Wednesday, May 19, 2004

Sierra Club Remains Nuetral

The Inyo Register

Sierra Club remains neutral on immigration
Immigration controversy brings out the voters in the recent Sierra Club election

By Emily Bazar
Sacramento Bee Tuesday, May 18, 2004 11:12 AM PDT

Immigration controversy brings out voters for Sierra Club election

Sierra Club members issued a resounding and decisive "No" to suggestions that they take a public position on limiting immigration, the environmental group's officials announced Wednesday.

Across the country, including California, a record number of Sierra Club members turned out for the annual election, one that promises to have a lingering effect on the organization and on environmental debates.

At issue was control of the group's 15-member board of directors, and whether candidates advocating curbs on immigration and other non-traditional environmental positions would prevail.

They didn't.

The five winning candidates were nominated by an internal Sierra Club committee, and espouse issues that have long been embraced by the organization.

Sanjay Ranchod, a consumer attorney in San Francisco, said he would like to use his first term to focus on global warming and over-consumption, among other issues, during his three-year stint on the board.

This year in particular, he said, he wants to expose what he calls the "horrific environmental record" of the Bush administration.

"Are members going to elect directors who want to impose their own agenda on the club? Or, are members going to elect experienced Sierra Club leaders who listen to them?" Ranchod asked. "The results today are clear."

But the debate about who controls the club isn't finished.

The election results already are being disputed, and could be overturned by a lawsuit pending in San Francisco Superior Court, said Marcia Hanscom, a current board member.

According to Sierra Club officials, 171,616 members cast ballots by Internet, mail and fax, representing almost 23 percent of the club's membership.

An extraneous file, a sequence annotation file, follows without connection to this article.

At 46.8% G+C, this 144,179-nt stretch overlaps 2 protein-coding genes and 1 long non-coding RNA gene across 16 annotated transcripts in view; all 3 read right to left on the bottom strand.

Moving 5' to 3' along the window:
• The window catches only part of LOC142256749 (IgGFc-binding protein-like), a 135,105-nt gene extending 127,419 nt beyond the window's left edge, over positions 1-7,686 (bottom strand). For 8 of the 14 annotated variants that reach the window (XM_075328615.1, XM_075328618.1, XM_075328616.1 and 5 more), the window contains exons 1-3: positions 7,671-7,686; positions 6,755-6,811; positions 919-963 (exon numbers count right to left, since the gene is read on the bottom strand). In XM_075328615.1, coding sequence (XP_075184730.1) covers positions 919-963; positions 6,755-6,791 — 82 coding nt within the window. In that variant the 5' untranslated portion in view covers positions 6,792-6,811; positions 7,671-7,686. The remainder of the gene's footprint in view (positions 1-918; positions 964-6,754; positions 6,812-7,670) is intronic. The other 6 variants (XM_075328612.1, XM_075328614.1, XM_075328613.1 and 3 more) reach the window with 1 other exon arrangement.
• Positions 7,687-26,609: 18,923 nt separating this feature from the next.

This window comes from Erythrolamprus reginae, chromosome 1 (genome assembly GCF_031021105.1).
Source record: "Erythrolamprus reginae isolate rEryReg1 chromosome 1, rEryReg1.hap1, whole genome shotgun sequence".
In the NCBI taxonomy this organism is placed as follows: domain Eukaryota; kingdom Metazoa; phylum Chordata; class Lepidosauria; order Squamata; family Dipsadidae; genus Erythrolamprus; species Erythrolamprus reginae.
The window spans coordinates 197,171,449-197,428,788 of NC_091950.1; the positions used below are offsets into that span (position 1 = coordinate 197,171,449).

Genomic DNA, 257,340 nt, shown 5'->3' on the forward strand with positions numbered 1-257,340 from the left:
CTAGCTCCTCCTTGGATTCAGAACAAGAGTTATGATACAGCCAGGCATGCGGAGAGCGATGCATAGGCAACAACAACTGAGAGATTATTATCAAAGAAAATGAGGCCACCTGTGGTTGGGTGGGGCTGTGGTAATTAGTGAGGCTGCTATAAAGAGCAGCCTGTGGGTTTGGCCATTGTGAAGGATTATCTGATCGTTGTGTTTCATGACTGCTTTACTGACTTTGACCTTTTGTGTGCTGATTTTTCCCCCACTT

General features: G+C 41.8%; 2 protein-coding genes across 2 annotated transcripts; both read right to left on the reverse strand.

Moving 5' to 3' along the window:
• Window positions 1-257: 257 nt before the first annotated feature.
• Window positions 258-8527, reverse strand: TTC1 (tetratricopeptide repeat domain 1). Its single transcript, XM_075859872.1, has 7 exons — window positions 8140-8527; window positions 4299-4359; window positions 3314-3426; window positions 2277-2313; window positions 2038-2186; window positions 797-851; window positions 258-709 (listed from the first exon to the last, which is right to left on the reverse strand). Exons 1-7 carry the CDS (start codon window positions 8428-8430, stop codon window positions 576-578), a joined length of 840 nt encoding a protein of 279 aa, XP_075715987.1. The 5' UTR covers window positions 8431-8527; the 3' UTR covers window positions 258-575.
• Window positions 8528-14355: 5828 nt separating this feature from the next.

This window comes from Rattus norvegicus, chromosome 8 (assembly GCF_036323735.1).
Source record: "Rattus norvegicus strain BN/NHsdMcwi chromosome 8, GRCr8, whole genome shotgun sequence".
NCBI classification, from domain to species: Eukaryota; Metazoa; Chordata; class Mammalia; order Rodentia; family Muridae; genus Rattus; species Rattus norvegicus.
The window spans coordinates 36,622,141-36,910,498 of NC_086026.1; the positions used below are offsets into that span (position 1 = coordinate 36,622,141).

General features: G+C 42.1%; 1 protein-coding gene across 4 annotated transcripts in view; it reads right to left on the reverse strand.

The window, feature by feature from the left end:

Californians, who make up the largest chunk of membership, made up 29 percent of the vote.

The top five vote-getters were Ranchod, Lisa Renstrom of North Carolina, Jan O'Connell of Michigan, Nick Aumen of Florida and David Karpf of Pennsylvania.

Hanscom, who has joined Club Members for an Honest Election, believes Sierra Club leaders unfairly influenced the election in favor of status-quo candidates.

She and others charge that club officials wrongfully used resources to bias members against independent candidates who got on the ballot by petition.

"It's very clear that while the election results have been announced, these may not be the results for the next three years," said the Southern California-based Hanscom, who is executive director of the Wetlands Action Network. "They'll be lucky if they even get seated."

Hanscom said the issue is not about immigration, it's about allowing members to challenge positions long-held by the group. She charged that club leadership used the immigration issue as a scare tactic to divert attention from independent candidates' attempts to move the club in a different direction.

"The (independent candidates) are for stronger policies than the club has been willing to take in the last 10 years or so," she said.

Frank Morris, a former executive director of the Congressional Black Caucus Foundation, was one of the candidates who urged the Sierra Club membership to reconsider the issue of immigration. The membership voted in 1998 to remain neutral on immigration.

With 8,247 votes, Morris came in 15th out of 17 candidates.

On Wednesday, Morris, who is based in Texas, warned that conservation and population control are inextricably linked, and that immigration must eventually be confronted by the environmental community.

"Whether the Sierra Club ever deals with it or not, if you're going to deal with sustainability, you're going to have to come to grips with American immigration," he said.


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